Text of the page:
Fitch cuts Brazilian airlines to B-
May 21, 2020
Azul, Gol and LATAM are not expected to make a full recovery from coronavirus travel restrictions before 2022, rating agency says
Editor's note: LatinFinance is making some of its most important coronavirus-related material available to all readers. Visit our coronavirus section for all our coverage and sign up to receive the Daily Brief newsletter in your inbox every morning.
Fitch Ratings has downgraded the three largest airlines in Brazil – Azul, Gol and LATAM Airlines – by one or two notches to B- and remain on Ratings Watch Negative, saying the companies are burning cash as travel restrictions remain in force during the coronavirus pandemic.
Even after the restrictions are lifted, the airlines may face a long recovery period and a sharp deterioration in the Brazilian real, resulting in a mismatch between revenues in local currency and debt obligations in dollars and euros, Fitch said in a report on Tuesday.
The airlines have decreased the number of flights by 75% to 93% in Brazil and by up to 95% in the international markets in the second quarter this year. As a result, Fitch said the airlines will likely see revenue passenger kilometers, or RPKs, fall 55% year-on-year in 2020 and remain 22% below 2019's levels in 2021.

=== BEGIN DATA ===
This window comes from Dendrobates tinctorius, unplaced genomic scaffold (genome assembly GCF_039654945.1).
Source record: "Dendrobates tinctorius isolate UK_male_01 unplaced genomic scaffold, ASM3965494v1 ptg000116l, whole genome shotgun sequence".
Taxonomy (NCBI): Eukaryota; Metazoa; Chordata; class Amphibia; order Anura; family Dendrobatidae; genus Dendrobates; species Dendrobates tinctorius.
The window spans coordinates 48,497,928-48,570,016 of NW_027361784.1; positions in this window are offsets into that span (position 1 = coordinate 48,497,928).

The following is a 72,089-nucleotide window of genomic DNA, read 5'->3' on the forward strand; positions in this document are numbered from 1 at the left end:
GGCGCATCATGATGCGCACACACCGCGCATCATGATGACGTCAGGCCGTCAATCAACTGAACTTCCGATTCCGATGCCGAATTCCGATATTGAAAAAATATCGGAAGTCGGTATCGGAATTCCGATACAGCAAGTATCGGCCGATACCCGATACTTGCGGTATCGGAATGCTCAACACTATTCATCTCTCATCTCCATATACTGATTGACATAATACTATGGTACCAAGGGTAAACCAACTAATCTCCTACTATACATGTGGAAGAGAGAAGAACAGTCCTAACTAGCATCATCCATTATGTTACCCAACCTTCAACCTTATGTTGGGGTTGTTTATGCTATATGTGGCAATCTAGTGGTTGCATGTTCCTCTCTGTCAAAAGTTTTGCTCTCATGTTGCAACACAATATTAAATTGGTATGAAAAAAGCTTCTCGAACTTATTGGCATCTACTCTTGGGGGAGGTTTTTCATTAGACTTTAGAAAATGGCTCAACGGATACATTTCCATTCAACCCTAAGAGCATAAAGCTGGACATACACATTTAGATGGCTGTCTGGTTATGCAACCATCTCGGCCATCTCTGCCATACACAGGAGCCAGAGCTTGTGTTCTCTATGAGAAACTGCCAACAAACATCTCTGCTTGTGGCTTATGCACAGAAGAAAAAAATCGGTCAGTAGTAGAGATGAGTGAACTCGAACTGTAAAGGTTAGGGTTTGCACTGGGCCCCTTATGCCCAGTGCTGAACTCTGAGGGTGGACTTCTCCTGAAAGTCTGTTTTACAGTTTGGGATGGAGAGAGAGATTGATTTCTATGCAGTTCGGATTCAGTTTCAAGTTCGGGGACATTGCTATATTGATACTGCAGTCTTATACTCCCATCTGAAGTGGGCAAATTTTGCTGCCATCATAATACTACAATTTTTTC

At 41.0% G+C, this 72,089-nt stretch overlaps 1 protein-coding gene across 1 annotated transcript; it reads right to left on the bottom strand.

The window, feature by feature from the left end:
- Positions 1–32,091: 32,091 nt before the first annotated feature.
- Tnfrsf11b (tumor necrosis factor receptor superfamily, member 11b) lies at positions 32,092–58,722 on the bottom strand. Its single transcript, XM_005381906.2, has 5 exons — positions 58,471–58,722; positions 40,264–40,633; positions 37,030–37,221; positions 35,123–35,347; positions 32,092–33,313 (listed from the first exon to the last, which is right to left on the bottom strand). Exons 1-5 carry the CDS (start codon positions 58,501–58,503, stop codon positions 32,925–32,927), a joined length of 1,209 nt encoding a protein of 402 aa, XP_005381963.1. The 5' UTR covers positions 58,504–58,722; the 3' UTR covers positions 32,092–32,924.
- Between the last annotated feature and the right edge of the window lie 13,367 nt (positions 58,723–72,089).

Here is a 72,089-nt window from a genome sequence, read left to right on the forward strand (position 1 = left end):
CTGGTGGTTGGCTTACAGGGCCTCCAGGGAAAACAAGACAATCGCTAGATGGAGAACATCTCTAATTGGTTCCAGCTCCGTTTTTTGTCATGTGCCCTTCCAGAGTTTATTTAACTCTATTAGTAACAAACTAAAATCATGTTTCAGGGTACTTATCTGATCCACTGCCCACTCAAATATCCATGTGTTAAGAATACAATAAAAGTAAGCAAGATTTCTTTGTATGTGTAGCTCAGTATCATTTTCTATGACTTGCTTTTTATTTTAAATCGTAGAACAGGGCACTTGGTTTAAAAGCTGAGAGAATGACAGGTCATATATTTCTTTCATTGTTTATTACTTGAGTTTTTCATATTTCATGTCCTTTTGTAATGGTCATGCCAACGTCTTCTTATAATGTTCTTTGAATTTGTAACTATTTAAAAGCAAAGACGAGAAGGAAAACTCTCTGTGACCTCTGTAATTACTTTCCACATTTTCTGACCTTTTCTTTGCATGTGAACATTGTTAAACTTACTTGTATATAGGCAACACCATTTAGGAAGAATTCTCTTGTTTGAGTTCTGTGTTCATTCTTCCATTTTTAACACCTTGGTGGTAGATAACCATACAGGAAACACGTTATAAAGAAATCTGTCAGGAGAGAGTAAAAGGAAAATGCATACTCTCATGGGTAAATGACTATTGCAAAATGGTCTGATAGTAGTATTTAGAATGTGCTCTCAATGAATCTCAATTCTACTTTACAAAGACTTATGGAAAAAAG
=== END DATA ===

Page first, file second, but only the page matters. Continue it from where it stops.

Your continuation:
In the meantime, the airlines are burning through cash, which limits their ability to access new credit lines, Fitch said. LATAM, for example, will likely burn around $600 million through the rest of the year, while Gol will spend around BRL900 million ($159 million) and Azul BRL800 million, according to Fitch.
LATAM had $1.7 billion in cash on hand at the end of March this year, while Gol had BRL1.8 billion and Azul had BRL1.3 billion, Fitch said. In comparison, LATAM had $10.4 billion in debt at the end of 2019, including $1.8 billion in short-term debt. Gol had BRL14.5 billion in total debt at the end of last year, including BRL3.9 billion due in August. Azul had BRL20.6 billion in total debt at the end of March this year with BRL4.3 billion in short-term debt, including BRL2.4 billion in lease payments, according to Fitch.
The three airlines are in talks to receive BRL2 billion to BRL4 billion in emergency financing from Brazil's national development BNDES, and Santiago-based LATAM is also in negotiations with the governments of Chile and Peru.
"This cash inflow is a key credit consideration at this point and any major delay or failure to reach an agreement could lead to additional rating actions," Fitch said about the rescue package from BNDES.
The airlines will likely suffer a 90% drop revenues in the second quarter this year, followed by declines of as much as 70% in the third quarter and 40% in the fourth quarter for the carriers with more domestic flights and closer to 50% for those with more international flights, Fitch said. A full recovery will not likely occur before 2022, according to Fitch.